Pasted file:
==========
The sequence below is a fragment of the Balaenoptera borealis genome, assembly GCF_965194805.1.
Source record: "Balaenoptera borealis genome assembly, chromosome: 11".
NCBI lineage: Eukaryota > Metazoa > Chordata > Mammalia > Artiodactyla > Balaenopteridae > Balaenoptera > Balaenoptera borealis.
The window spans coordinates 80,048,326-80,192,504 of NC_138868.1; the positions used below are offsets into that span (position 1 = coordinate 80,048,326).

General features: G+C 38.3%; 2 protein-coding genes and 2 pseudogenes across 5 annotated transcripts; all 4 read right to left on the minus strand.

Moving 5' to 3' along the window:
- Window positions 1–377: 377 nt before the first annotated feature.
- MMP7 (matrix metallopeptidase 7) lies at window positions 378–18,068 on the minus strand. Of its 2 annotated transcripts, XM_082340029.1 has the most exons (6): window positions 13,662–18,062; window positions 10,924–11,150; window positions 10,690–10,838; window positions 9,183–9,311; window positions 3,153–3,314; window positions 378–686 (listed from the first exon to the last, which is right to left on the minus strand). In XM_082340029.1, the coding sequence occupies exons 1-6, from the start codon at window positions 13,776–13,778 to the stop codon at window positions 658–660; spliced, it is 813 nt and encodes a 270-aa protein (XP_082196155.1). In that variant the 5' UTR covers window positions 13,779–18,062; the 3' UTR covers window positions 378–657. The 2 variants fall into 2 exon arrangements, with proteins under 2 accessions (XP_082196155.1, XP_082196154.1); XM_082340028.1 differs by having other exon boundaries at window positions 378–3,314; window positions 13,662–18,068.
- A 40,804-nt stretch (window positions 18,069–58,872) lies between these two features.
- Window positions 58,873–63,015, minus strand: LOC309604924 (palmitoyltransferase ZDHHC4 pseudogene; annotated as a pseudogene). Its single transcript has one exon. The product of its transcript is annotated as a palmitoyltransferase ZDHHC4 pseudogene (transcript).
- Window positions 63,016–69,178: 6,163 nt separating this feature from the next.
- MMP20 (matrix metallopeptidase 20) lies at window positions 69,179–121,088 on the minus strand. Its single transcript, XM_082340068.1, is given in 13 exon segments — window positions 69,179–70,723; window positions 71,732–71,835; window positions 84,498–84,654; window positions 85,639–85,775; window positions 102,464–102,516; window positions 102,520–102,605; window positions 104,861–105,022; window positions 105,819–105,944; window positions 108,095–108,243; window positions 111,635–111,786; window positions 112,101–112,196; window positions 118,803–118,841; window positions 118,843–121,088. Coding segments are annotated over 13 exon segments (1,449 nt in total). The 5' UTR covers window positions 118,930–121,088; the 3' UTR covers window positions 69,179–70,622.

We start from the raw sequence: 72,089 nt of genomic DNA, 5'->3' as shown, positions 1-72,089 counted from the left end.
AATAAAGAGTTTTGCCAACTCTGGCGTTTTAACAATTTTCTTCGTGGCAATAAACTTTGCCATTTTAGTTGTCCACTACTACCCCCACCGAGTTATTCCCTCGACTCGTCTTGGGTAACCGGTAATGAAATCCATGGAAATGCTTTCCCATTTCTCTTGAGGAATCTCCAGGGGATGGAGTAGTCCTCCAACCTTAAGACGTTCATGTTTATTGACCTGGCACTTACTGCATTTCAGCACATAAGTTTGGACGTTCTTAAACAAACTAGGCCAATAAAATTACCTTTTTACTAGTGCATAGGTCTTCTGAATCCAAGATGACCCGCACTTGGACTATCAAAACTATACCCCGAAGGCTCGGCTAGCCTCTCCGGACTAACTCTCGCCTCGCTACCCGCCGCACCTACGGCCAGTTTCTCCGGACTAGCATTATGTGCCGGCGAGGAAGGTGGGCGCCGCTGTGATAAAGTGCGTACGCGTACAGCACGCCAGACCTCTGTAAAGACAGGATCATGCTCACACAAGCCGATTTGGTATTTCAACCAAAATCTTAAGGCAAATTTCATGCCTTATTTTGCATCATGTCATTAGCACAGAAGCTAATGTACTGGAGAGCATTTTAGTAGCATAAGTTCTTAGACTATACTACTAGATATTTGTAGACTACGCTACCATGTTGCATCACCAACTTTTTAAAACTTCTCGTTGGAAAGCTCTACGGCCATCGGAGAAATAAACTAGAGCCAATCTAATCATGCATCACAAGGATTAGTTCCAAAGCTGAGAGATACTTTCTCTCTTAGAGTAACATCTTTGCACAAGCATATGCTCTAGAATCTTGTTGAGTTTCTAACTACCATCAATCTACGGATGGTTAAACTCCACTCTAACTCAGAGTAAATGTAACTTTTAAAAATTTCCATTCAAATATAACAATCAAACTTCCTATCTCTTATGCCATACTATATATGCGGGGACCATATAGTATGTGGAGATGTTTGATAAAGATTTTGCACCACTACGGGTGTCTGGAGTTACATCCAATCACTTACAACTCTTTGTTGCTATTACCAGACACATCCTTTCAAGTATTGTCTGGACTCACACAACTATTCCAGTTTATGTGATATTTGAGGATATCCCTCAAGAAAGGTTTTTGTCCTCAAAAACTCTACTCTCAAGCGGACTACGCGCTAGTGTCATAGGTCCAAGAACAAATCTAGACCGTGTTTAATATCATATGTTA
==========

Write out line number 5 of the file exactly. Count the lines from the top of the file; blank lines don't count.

General features: G+C 38.3%; 2 protein-coding genes and 2 pseudogenes across 5 annotated transcripts; all 4 read right to left on the minus strand.